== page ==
Seeds was originally conceived as an in-person live incarnation, which we should see next year, but its podcast version is no half-measure. Directed by Nicholas Pitt and produced by Johanna Taylor, it was “hosted” digitally by a different organisation for each of its episodes. It’s a compact little thing – all episodes are less than twenty-five minutes – and it feels sure of itself, perhaps because it knows it has everything it needs. Its cast gives dedicated, sensitive performances, its sound design is careful and wise, as is its writing. Above all, it has a story almost unbelievably interesting and striking in its fact, one of those you can’t help passing onto others. I binged Seeds in a couple of days, but I’ve thought about it all week.
No Stone Theatre excavate the story of the Soviet Union’s Institute of Plant Industry and show simply how it continues to matter, to a worldwide population increasingly conscious of irrecoverable environmental damage and ecologically-induced disasters. Nikolai Vavilov was an illustrious Soviet geneticist and botanist, whose work centred on the biological diversity of plants cultivated to feed people. He saw this as a “mission for all humanity”, travelling to over sixty countries, and his samples started the world’s largest seedbank in Saint Petersburg. However, Stalin came to prefer the pseudoscientific theories of Trofim Lyenko, who rejected the study of Mendelian genetics, and by most accounts Vavilov starved to death in a gulag in 1943.
Seeds’ focus is not Vavilov, who doesn’t appear as a character, but his workers at the Institute during the Siege of Leningrad. For more than two years, staff maintained and guarded the collection in the building’s basement, and several died doing so, nine apparently starving rather than eating the seeds. Seeds introduces us to four of these workers and a woman (Nina Sosanya) in our present day, who discharges herself from hospital with little memory of who she is.
Jon Ouin’s sound design gets across the echoes in the structure of Nick Walker’s story, with spare and chalky strings and the scrabbling, squeaking of rats shifting back and forth into the sound of fire, applause, or whining wind. These two plots, a tragedy and a mystery, take their time to converge: eventually, the Patient occupies the same physical space the Industry scientists do, decades after, but it’s hard to say whether they’re the ghosts or she is. Her speech, counting the things she knows are true (“This is the sound of a heart monitor.” “This is where I stand and look at myself.”) gives us a piecemeal introduction to her, learning as she does. The group of scientists are prone to the same repeating statements (“I will do Chile.” “I will do Brazil.”), which are eventually all they have left as options close up.
As the scientists grow suspicious of each other, it falls to the relatively cheerful, ex-violinist newcomer Zasha (Kirsty Rider) to try to rally Dimitri (Graeme Rose), Leonid (Jordan Kemp) and supervisor Irina (Katy Stephens). The Industry aims to prevent famine, but it arrives anyway, and the scientists argue between themselves how many meals separate people from anarchy: nine, or three? They wait for the promised evacuation, sounding more and more haggard; they can’t bring attention to their case. The Patient is hungry herself, looking into a vending machine, telling herself where the products’ ingredients originate, considering the exploitation and effort assembling these snacks involves. Leonid, an ex-soldier, thinks of grains of corn popping onto the floor like deaths and crunching underfoot like bones.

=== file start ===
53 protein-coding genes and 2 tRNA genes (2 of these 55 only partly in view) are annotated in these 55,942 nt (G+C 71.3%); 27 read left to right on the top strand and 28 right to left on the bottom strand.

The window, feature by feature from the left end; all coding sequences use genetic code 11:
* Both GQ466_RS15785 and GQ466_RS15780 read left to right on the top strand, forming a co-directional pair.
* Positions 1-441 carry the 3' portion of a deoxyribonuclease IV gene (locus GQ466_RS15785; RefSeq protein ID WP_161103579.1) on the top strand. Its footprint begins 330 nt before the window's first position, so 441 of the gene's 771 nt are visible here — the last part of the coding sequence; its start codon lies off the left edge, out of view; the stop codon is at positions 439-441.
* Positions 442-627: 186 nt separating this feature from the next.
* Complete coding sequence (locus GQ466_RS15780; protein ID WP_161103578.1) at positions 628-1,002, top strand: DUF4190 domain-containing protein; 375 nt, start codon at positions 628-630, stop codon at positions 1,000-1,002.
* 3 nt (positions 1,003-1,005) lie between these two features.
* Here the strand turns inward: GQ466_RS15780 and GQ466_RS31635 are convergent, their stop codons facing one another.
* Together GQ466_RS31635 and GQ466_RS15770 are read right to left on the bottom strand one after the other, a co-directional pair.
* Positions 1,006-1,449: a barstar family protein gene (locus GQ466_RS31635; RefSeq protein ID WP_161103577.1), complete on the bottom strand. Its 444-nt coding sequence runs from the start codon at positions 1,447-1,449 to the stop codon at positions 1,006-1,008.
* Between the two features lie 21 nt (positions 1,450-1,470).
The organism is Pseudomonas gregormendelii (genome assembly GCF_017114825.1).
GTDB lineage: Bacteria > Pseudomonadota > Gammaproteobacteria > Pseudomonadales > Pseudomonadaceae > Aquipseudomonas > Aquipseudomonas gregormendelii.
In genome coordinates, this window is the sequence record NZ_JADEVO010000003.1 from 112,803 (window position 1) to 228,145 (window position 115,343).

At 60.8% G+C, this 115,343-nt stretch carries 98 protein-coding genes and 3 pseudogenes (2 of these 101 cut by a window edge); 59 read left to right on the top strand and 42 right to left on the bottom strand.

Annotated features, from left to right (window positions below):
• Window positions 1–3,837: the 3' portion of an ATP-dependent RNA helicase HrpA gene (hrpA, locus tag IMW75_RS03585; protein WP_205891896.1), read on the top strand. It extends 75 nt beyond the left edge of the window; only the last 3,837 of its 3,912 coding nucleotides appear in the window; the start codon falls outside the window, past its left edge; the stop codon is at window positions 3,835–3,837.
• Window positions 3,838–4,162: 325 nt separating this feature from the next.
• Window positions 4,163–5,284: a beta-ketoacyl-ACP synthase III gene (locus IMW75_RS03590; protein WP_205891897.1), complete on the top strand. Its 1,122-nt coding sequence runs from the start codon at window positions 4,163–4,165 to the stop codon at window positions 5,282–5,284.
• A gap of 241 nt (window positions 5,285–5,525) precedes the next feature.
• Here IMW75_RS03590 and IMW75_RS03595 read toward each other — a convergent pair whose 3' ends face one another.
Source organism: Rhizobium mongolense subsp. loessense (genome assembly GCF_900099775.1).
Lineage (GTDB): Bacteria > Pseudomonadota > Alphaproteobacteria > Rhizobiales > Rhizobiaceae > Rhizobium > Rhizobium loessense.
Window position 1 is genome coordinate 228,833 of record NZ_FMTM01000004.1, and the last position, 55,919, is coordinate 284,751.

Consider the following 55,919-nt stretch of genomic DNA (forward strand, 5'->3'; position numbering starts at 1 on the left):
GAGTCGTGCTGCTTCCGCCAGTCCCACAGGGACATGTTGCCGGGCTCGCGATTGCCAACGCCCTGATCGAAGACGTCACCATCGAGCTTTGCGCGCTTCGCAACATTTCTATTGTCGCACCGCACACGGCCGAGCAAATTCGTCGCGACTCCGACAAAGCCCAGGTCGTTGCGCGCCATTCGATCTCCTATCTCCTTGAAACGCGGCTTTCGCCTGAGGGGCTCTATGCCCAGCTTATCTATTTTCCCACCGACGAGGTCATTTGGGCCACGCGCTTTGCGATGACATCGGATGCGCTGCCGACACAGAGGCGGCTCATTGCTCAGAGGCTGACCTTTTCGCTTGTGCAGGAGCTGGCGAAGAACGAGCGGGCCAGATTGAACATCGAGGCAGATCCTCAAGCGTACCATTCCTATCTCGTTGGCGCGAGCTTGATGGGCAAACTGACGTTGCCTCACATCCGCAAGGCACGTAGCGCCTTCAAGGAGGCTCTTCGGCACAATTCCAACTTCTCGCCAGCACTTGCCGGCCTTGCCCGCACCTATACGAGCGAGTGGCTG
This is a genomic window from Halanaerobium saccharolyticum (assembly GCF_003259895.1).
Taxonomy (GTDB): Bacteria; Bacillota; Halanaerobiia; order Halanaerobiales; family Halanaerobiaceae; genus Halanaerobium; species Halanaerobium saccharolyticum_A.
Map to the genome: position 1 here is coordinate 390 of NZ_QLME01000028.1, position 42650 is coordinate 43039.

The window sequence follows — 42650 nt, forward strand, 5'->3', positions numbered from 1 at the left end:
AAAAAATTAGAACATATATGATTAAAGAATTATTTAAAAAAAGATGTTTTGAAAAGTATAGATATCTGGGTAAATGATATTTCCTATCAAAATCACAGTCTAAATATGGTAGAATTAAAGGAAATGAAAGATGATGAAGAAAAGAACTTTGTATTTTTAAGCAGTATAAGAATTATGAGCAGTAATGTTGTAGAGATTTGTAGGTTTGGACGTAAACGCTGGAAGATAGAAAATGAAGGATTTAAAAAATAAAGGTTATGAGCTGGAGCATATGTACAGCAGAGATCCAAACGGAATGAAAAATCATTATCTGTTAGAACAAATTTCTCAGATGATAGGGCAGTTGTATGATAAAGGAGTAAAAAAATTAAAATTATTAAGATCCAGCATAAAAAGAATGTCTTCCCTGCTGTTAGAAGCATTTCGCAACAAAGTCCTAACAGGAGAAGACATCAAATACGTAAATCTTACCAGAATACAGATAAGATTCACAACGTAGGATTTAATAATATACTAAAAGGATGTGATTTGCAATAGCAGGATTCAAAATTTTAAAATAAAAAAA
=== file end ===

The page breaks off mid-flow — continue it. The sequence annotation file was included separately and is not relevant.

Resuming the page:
A sense of loss reverberates through Seeds’ recurring images (a cat, a pocket emptying of seeds, a certain type of bread from Georgia). By episode seven, the two storylines have synchronised to an effortless sense. Best of all is how complicated things remain. While the scientists understand the collection’s real power to change things, the seeds themselves are the subject of a kind of representative fetishisation, flattened and sorted: Peru and Bolivia might be in conflict out there, but here their corn sits side by side, and Zasha observes that a seed is “a whole world between my fingers”. How do you make the choice to keep out the world beyond your fingers for the sake of the one between them?
I think Seeds is wise to the ambiguity of that choice and the story which it seems to tell, and its awareness of the impossibility of weighing up the future against the present affects the telling of this story, too. Seeds even spares a little time to note the complicity of artists in tyranny, and brutally deploys a symphony for a moment in episode seven. But it’s with Zasha’s artistic background and the Patient’s story that Walker speaks to what people can deny to others and themselves because of the lasting effects of desperation. That’s why she tells the same story as the scientists, from a different angle and years later, and we come to see how art – the violin – can fit into the same effort of living and being nourished. The Patient is a figurative (and literal) victim of the supply chain, of what it takes to keep everyone fed, even after the siege has ended – when things are meant to be better.
Distribution and what we do about it continues to tell different story of its own, about us; the continued survival of genetic diversity in seed banks has not been enough alone to prevent hunger, since Vavilov and his workers. For such a slight podcast, Seeds tells both stories expansively.
Find out more and listen to Seeds here.